Inquirer Editorial Board’s recommendations for 2019 Philly general election | Endorsement Guide
Who The Philadelphia Inquirer recommends you vote for on Nov. 5, 2019, when casting your ballot for mayor and City Council. (Plus: How to vote on ballot questions.)
The 2019 general election is on Tuesday, November 5, 2019.
Prior to each election, the Inquirer’s Editorial Board, which operates independently from the newsroom, identifies the races where an endorsement can help readers understand where candidates stand on issues and why we think voters should support (or not support) a particular candidate. Then, the Board hosts meetings with candidates running in contended races.
We think all elections are important and try to cover as many as we can. In elections like the upcoming general election, with many races and candidates, we have to make the hard decision to limit our endorsements to highly competitive races. That means that unfortunately, we did not have the capacity to endorse in this year’s judicial races.
We take this job seriously and spend time researching the candidates’ backgrounds through the work of our newsroom colleagues as well as through our own reporting.
For this election, we relied heavily on the reporting we did in during the primary, which included research, in-person interviews, a candidate survey, and several events. (You can read a fuller description of that work in our primary election endorsement guide.) To supplement for the general, we conducted additional in-person and phone interviews with the remaining City Council At-Large candidates and with City Council District representatives in competitive races.
Sometimes, making an endorsement is an easy choice and sometimes there’s a lot of debate amongst our Board members. Sometimes, too, the choice is hard; when we prefer “none of the above,” or when we like more candidates than we get to pick. But we believe any choice is better than sitting out an election. We take care when writing each endorsement to walk you through our decision-making process so you know why we choose one candidate over another.
Here is a guide all our endorsements for the 2019 general elections.
Got questions about this process? Email us at email@example.com.
Mayor Jim Kenney should cruise to an easy victory. He is being nominally challenged by Republican Billy Ciancaglini. We endorsed Jim Kenney in the primary, and support his vision for the city, including a pre-K program funded by a tax on sugary beverages.
City Council District Races
Council member Brian O’Neill is a titan in Philly politics. He was first elected to City Council in 1979 — the same year his challenger was born. We endorse change for the district, in the form of O’Neill’s challenger, Judy Moore.
Read our full endorsement for 10th District candidate Judy Moore.
The Editorial Board formally endorsed only in the 10th District, the most competitive race, in the general election. Here are other District races:
(* indicates incumbent)
Mark Squilla (D)* (endorsed in the primary)
Daniel Orsino (R)
Kenyatta Johnson (D)* (endorsed in the primary)
Michael Bradley (R)
Jamie Gauthier (D) (endorsed in the primary)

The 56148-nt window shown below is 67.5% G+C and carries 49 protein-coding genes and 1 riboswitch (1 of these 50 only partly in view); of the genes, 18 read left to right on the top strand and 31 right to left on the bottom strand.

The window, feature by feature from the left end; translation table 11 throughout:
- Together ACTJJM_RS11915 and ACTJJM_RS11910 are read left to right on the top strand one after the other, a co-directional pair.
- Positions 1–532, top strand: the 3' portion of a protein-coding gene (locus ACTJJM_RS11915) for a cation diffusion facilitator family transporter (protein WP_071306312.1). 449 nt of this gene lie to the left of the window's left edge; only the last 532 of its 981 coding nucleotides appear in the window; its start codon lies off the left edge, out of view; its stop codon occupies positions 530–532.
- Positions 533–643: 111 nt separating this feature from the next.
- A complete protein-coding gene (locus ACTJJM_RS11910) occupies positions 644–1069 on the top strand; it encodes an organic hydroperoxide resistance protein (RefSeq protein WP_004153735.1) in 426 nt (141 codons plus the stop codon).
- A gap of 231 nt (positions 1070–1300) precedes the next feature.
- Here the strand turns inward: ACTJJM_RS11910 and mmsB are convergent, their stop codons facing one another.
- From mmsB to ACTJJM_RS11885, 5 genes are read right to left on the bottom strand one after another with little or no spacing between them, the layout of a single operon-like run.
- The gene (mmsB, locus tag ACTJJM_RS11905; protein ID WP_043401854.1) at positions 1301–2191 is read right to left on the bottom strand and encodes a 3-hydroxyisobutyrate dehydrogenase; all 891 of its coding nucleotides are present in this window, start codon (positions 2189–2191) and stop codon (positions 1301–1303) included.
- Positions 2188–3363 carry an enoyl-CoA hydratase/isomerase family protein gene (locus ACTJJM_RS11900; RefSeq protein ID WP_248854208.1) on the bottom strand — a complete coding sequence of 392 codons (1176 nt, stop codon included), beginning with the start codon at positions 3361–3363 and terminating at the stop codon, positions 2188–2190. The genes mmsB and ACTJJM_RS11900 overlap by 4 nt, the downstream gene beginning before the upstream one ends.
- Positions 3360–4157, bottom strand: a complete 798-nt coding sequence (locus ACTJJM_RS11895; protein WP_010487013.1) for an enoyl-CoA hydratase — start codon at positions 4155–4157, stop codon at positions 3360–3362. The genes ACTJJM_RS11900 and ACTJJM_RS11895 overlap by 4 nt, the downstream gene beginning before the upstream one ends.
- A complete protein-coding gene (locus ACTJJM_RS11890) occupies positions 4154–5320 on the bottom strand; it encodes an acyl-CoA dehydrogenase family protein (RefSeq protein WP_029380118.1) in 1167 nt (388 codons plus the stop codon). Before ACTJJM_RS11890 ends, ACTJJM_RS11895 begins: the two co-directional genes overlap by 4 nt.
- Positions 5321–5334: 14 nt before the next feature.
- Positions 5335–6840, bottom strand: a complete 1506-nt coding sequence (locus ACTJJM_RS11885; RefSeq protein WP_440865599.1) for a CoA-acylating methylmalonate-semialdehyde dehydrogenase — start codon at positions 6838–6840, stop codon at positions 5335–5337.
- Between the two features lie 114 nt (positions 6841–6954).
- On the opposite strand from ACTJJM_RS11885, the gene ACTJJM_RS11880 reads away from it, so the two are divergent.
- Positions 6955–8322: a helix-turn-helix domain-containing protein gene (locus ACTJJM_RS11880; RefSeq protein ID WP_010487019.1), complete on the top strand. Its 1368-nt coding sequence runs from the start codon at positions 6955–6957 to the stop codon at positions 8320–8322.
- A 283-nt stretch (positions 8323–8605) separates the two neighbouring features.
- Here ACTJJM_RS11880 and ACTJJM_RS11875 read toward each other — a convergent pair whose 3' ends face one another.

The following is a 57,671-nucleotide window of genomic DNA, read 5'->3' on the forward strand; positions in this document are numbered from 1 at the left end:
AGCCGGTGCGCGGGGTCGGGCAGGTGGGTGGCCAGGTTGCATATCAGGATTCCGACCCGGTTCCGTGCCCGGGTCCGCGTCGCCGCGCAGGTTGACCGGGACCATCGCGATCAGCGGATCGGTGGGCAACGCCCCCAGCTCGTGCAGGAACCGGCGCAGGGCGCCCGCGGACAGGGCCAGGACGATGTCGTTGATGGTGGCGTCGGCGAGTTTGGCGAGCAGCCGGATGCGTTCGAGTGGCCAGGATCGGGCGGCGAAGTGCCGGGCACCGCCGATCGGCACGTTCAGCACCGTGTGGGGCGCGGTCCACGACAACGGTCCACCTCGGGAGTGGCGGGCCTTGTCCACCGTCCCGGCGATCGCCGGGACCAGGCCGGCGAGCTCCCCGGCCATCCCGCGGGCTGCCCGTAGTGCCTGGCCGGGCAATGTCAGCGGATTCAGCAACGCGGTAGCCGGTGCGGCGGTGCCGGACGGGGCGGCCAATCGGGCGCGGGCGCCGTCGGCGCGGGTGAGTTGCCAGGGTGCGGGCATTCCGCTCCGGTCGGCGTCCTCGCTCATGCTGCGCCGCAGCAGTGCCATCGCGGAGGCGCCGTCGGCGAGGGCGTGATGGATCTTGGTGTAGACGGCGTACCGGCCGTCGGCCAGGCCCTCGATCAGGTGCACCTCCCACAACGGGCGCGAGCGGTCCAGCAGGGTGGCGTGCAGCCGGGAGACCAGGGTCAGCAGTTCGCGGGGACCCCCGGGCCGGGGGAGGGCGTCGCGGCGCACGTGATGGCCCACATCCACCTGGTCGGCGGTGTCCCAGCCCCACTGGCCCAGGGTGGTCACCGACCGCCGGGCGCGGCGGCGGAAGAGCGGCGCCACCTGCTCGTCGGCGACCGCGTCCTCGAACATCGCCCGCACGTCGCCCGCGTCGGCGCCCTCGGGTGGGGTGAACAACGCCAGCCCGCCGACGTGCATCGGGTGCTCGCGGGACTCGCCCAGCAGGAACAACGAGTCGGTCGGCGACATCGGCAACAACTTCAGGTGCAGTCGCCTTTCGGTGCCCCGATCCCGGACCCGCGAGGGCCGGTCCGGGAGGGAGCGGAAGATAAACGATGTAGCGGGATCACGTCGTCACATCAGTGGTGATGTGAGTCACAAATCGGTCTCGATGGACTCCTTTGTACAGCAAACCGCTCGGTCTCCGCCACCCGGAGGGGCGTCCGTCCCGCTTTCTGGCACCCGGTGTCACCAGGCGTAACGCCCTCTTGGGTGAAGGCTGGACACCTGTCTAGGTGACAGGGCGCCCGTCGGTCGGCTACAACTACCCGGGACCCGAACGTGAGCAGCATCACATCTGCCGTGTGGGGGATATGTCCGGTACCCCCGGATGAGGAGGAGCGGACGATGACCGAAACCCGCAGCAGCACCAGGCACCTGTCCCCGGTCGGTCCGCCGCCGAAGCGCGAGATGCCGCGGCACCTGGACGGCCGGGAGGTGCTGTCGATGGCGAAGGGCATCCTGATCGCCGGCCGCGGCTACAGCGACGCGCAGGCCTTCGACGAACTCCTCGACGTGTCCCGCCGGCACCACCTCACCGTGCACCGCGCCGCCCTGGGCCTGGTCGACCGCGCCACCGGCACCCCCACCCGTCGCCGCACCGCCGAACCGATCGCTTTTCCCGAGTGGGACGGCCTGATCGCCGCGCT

Curtis Jones (D) * (endorsed in the primary)
Matt Baltsar (R)
Karla Cruel (I)
Darrell Clarke (D)*
Bobby Henon (D)*
Pete Smith (R)
Maria Quinones Sanchez (D)* (endorsed in the primary)
Cindy Bass (D)*
Greg Paulmier (I)
Cherelle Parker (D)*
City Council At-Large
In the Democratic primary for City Council’s at-large seats, many first-time candidates took their shot at getting on the November ballot. In the end, voters chose compromise. On one hand, all three incumbents won reelection. On the other, voters also gave two millennials a place on the ballot which, in a city that leans 7-1 towards the Democrats, all but guarantees their election. But the race for the two minority party at-large seats is far from over, with five Republicans and seven Independents on the ballot.
With the decision of two incumbents not to run again, and a burgeoning independent movement, Philadelphia has a unique opportunity to have more than two parties represented in City Council.
The Inquirer endorses:
Kendra Brooks (I)
Allan Domb (D) *
Helen Gym (D) *
Katherine Gilmore Richardson (D)
Dan Tinney (R)
Read our full endorsement for candidates in the at-large City Council race.
On November 5, voters will also vote on three ballot questions. Here are the Editorial Board’s recommendations:
Marsy’s Law: No
Charter change on contract bidding: Yes
Read the full explanation of why we made these recommendations for ballot questions.
In Philadelphia, voters will select judicial candidates for Municipal and Common Pleas Courts. We have not interviewed candidates, so we are making no endorsements in these races. However, the Philadelphia Bar Association has a rigorous vetting process, and we recommend you review their findings at judges.philadelphiabar.org
Their “highly recommended” candidates for Common Pleas court include James C. Crumlish, Anthony Kyriakakis, and Tiffany Palmer.
Voters will choose candidates for three “row offices,” the existence of which the Editorial Board has challenged in the past, arguing that their functions don’t’ require them to be elected offices.
In May’s primary, retired police officer Bilal unseated Sheriff Jewell Williams. She is running unopposed in the general.
Read more on the sheriff’s race in our May 2019 Primary School series, which shed light on smaller offices.
Voters choose two:
Al Schmidt (R)
Lisa Deeley (D)
Omar Sabir (D)
The Editorial Board did not endorse Deeley in the primary, troubled by the fact she lost her notary license for improperly notarizing a document for a friend and initially lying about the circumstances to the Inquirer.
Read the full primary endorsement for City Commissioners.
Register of Wills
Tracey Gordon (D) is running unopposed.
Read more on the register of wills in our May 2019 Primary School series, which shed light on smaller offices.